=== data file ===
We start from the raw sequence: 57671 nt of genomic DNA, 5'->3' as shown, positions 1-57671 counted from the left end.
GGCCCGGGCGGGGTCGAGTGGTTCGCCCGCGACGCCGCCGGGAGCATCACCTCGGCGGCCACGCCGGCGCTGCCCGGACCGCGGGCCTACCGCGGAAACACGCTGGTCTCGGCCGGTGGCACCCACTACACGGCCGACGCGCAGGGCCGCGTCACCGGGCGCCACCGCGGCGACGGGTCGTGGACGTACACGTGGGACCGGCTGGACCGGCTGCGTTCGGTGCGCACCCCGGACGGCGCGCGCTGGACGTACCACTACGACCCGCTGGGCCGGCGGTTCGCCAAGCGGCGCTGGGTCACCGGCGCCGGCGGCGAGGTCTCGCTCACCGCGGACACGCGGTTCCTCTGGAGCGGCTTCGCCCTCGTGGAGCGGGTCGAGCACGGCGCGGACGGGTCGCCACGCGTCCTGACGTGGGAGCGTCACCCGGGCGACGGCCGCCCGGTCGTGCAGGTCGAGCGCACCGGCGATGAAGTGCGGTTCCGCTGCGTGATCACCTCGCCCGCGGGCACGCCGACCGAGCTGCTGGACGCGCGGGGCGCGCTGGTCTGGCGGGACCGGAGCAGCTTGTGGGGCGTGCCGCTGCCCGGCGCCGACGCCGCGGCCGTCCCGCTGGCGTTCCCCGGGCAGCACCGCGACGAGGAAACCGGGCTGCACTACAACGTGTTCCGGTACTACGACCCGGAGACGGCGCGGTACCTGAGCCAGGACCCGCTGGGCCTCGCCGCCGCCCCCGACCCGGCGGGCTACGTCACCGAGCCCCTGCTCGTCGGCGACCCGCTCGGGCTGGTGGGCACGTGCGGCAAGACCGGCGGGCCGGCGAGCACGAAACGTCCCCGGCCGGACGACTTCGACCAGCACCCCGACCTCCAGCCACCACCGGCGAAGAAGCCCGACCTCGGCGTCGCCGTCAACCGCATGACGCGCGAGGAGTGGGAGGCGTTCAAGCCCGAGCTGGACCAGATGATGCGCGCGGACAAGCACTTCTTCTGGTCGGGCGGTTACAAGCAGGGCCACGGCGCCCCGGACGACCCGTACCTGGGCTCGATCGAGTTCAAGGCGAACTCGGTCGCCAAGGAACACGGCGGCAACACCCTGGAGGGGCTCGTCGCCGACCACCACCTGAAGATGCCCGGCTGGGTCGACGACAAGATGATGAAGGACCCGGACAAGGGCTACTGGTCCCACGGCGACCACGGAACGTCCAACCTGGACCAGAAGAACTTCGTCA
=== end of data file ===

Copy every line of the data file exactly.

We start from the raw sequence: 57671 nt of genomic DNA, 5'->3' as shown, positions 1-57671 counted from the left end.
GGCCCGGGCGGGGTCGAGTGGTTCGCCCGCGACGCCGCCGGGAGCATCACCTCGGCGGCCACGCCGGCGCTGCCCGGACCGCGGGCCTACCGCGGAAACACGCTGGTCTCGGCCGGTGGCACCCACTACACGGCCGACGCGCAGGGCCGCGTCACCGGGCGCCACCGCGGCGACGGGTCGTGGACGTACACGTGGGACCGGCTGGACCGGCTGCGTTCGGTGCGCACCCCGGACGGCGCGCGCTGGACGTACCACTACGACCCGCTGGGCCGGCGGTTCGCCAAGCGGCGCTGGGTCACCGGCGCCGGCGGCGAGGTCTCGCTCACCGCGGACACGCGGTTCCTCTGGAGCGGCTTCGCCCTCGTGGAGCGGGTCGAGCACGGCGCGGACGGGTCGCCACGCGTCCTGACGTGGGAGCGTCACCCGGGCGACGGCCGCCCGGTCGTGCAGGTCGAGCGCACCGGCGATGAAGTGCGGTTCCGCTGCGTGATCACCTCGCCCGCGGGCACGCCGACCGAGCTGCTGGACGCGCGGGGCGCGCTGGTCTGGCGGGACCGGAGCAGCTTGTGGGGCGTGCCGCTGCCCGGCGCCGACGCCGCGGCCGTCCCGCTGGCGTTCCCCGGGCAGCACCGCGACGAGGAAACCGGGCTGCACTACAACGTGTTCCGGTACTACGACCCGGAGACGGCGCGGTACCTGAGCCAGGACCCGCTGGGCCTCGCCGCCGCCCCCGACCCGGCGGGCTACGTCACCGAGCCCCTGCTCGTCGGCGACCCGCTCGGGCTGGTGGGCACGTGCGGCAAGACCGGCGGGCCGGCGAGCACGAAACGTCCCCGGCCGGACGACTTCGACCAGCACCCCGACCTCCAGCCACCACCGGCGAAGAAGCCCGACCTCGGCGTCGCCGTCAACCGCATGACGCGCGAGGAGTGGGAGGCGTTCAAGCCCGAGCTGGACCAGATGATGCGCGCGGACAAGCACTTCTTCTGGTCGGGCGGTTACAAGCAGGGCCACGGCGCCCCGGACGACCCGTACCTGGGCTCGATCGAGTTCAAGGCGAACTCGGTCGCCAAGGAACACGGCGGCAACACCCTGGAGGGGCTCGTCGCCGACCACCACCTGAAGATGCCCGGCTGGGTCGACGACAAGATGATGAAGGACCCGGACAAGGGCTACTGGTCCCACGGCGACCACGGAACGTCCAACCTGGACCAGAAGAACTTCGTCA